The cons, however, are significant, especially in adolescents and young adults. Much research, including a recent study out of New Zealand, concluded that for those who begin to use marijuana regularly in their early teens, there can be long-term memory impairment with a lowering of IQ, poor job and academic performance, and greater risk of depression later on in adulthood. Individuals from traumatic backgrounds are at higher risk of developing this pattern and are four to seven times more likely to become dependent on alcohol, marijuana, and other drugs.

Additionally, marijuana use can cause increased impulsiveness, impaired driving ability, heightened anxiety, paranoia, and apathy. Probably due to the higher potency of THC in marijuana today compared to the 1960s, there is a greater risk of it triggering psychosis, even in those without a genetic predisposition of schizophrenia.

All of these negative effects can occur in adults as well—but they are especially worrisome in adolescent and young adult patients, whose brains are still actively developing up until the late 20s. Since 2019, rates of marijuana use have increased dramatically in adolescents, as have rates of ER visits in which marijuana is involved. Reasons for this increase may be the decreased perceived risk of marijuana use, coupled with the rise in vaping and the stress of the COVID pandemic.

Last, there are the documented harmful health effects of smoking marijuana such as an increase in bronchitis and other chronic lung conditions.

Psychiatry’s Role in the Debate

After weighing both sides of the equation, what is my responsibility and recommendations as a psychiatrist to my patients and community? Will having marijuana dispensaries in my town lead to there being more widespread use in adolescents and young adults? Will this lead to an uptick in mental illness and addiction, poor academic performance, and motor vehicle accidents?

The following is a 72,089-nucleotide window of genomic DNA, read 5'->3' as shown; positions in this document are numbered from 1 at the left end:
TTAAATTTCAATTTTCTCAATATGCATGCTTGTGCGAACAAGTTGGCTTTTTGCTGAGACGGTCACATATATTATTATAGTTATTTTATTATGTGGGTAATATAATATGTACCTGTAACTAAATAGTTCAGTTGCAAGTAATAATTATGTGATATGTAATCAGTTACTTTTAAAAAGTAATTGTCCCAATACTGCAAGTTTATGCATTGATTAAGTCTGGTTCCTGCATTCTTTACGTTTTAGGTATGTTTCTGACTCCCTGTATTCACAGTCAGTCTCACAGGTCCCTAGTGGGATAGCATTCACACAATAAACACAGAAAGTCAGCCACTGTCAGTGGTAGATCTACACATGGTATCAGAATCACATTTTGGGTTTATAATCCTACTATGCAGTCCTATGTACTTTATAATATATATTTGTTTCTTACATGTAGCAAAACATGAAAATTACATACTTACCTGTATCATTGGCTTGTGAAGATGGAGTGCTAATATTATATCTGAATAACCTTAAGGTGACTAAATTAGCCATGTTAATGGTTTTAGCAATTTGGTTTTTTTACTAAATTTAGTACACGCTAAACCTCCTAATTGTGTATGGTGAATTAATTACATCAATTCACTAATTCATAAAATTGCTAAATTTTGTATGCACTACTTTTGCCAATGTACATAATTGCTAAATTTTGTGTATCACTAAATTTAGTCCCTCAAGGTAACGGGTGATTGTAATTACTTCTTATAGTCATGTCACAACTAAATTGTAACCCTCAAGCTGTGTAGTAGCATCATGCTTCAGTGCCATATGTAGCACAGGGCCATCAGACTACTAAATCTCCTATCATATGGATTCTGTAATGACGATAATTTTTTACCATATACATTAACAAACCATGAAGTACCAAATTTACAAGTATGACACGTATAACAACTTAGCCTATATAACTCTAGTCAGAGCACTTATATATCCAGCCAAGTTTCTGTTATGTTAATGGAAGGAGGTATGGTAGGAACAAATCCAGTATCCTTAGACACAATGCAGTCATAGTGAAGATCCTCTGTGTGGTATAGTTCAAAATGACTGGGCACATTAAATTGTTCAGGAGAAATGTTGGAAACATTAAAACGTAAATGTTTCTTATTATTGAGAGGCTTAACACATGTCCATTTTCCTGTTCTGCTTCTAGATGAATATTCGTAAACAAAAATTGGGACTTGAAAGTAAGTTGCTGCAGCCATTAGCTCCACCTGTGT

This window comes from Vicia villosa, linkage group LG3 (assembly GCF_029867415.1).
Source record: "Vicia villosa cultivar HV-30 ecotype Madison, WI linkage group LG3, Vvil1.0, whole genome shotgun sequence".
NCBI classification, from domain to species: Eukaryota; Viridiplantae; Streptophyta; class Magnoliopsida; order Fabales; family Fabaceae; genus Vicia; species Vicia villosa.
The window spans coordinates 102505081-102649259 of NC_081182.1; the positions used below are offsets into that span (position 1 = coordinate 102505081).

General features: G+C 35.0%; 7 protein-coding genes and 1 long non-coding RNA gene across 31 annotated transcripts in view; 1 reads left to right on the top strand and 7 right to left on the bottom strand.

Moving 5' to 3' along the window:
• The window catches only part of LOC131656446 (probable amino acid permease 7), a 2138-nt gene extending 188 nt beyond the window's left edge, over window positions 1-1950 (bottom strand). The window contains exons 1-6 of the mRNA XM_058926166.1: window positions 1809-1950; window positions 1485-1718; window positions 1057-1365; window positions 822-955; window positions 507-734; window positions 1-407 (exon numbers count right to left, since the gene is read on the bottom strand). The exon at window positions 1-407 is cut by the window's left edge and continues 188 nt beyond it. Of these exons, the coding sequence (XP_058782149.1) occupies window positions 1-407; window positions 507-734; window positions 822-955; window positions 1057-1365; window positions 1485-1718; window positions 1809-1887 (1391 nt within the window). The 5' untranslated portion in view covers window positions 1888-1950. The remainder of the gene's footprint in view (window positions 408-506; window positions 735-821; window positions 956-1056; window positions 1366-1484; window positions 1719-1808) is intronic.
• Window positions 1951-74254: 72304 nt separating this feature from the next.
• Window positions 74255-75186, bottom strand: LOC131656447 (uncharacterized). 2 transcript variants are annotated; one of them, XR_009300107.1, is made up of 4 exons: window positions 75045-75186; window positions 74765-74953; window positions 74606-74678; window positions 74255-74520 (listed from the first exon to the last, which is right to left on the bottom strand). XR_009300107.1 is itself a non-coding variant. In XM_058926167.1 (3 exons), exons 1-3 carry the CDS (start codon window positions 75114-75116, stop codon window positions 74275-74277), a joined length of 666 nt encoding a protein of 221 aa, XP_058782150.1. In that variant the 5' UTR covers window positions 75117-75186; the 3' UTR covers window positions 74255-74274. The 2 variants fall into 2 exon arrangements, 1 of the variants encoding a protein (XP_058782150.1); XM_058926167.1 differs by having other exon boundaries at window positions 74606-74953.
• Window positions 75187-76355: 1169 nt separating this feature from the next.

We are just beginning to gain experience as physicians working with medical marijuana where clearly more research is needed to flesh out the issues. This includes knowing which conditions respond best at what doses and ratio of THC/CBD, understanding possible harmful drug interactions, and using it safely to avoid abuse and dependency. Marijuana will have to be moved from a Schedule I to Schedule II drug so that the necessary research can be performed on humans.

In my view, it’s unfortunate that we are moving as quickly as we are as a nation without having enough careful discussion, education, and caution. Many parents wrongly feel that marijuana carries a much lower risk than alcohol and may adopt a casual, laissez-faire attitude when advising their kids.

I am glad that my patients on medical marijuana will be able to obtain a cheaper, high-grade product instead of resorting to buying it on the street where it can be tainted with phencyclidine (PCP or “angel dust”), and other impurities. I’m also relieved that African Americans and other minorities, who make up the vast majority of marijuana arrests, can have less fear of being sent to jail for the possession of small quantities of marijuana.

Given the pros and cons, we need to continue to form interdisciplinary committees at both large medical facilities, academic institutions, and out in the community to further necessary research and to educate both professionals and the lay public. These committees should work in tandem with local and state governments and must include both medical and mental health professionals who have the most experience in this field. Let’s proceed, but do so with the appropriate level of caution so that marijuana is safely introduced into our society.

Facebook/LinkedIn image: Inside Creative House/Shutterstock

Source link